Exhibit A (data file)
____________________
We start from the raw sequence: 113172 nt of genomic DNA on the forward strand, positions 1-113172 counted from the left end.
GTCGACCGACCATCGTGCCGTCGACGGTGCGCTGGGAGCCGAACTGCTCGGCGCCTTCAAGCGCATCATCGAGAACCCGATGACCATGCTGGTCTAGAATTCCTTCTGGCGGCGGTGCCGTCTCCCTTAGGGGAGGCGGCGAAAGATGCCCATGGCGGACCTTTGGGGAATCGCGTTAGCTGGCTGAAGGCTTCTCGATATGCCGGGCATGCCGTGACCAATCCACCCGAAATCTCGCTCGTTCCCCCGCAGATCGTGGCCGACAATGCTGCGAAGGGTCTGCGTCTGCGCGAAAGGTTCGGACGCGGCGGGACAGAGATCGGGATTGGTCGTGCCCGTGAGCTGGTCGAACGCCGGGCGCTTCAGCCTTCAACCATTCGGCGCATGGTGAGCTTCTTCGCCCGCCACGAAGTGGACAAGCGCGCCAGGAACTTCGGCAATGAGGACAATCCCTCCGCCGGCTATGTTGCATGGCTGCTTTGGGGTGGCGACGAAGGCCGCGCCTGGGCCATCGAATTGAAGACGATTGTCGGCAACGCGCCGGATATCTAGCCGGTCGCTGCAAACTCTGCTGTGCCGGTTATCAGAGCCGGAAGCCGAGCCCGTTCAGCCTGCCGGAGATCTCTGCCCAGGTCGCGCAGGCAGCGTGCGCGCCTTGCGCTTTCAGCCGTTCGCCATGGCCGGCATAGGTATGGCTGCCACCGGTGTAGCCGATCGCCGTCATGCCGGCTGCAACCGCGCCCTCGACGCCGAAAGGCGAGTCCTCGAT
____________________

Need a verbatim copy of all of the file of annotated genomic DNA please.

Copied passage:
We start from the raw sequence: 113172 nt of genomic DNA on the forward strand, positions 1-113172 counted from the left end.
GTCGACCGACCATCGTGCCGTCGACGGTGCGCTGGGAGCCGAACTGCTCGGCGCCTTCAAGCGCATCATCGAGAACCCGATGACCATGCTGGTCTAGAATTCCTTCTGGCGGCGGTGCCGTCTCCCTTAGGGGAGGCGGCGAAAGATGCCCATGGCGGACCTTTGGGGAATCGCGTTAGCTGGCTGAAGGCTTCTCGATATGCCGGGCATGCCGTGACCAATCCACCCGAAATCTCGCTCGTTCCCCCGCAGATCGTGGCCGACAATGCTGCGAAGGGTCTGCGTCTGCGCGAAAGGTTCGGACGCGGCGGGACAGAGATCGGGATTGGTCGTGCCCGTGAGCTGGTCGAACGCCGGGCGCTTCAGCCTTCAACCATTCGGCGCATGGTGAGCTTCTTCGCCCGCCACGAAGTGGACAAGCGCGCCAGGAACTTCGGCAATGAGGACAATCCCTCCGCCGGCTATGTTGCATGGCTGCTTTGGGGTGGCGACGAAGGCCGCGCCTGGGCCATCGAATTGAAGACGATTGTCGGCAACGCGCCGGATATCTAGCCGGTCGCTGCAAACTCTGCTGTGCCGGTTATCAGAGCCGGAAGCCGAGCCCGTTCAGCCTGCCGGAGATCTCTGCCCAGGTCGCGCAGGCAGCGTGCGCGCCTTGCGCTTTCAGCCGTTCGCCATGGCCGGCATAGGTATGGCTGCCACCGGTGTAGCCGATCGCCGTCATGCCGGCTGCAACCGCGCCCTCGACGCCGAAAGGCGAGTCCTCGAT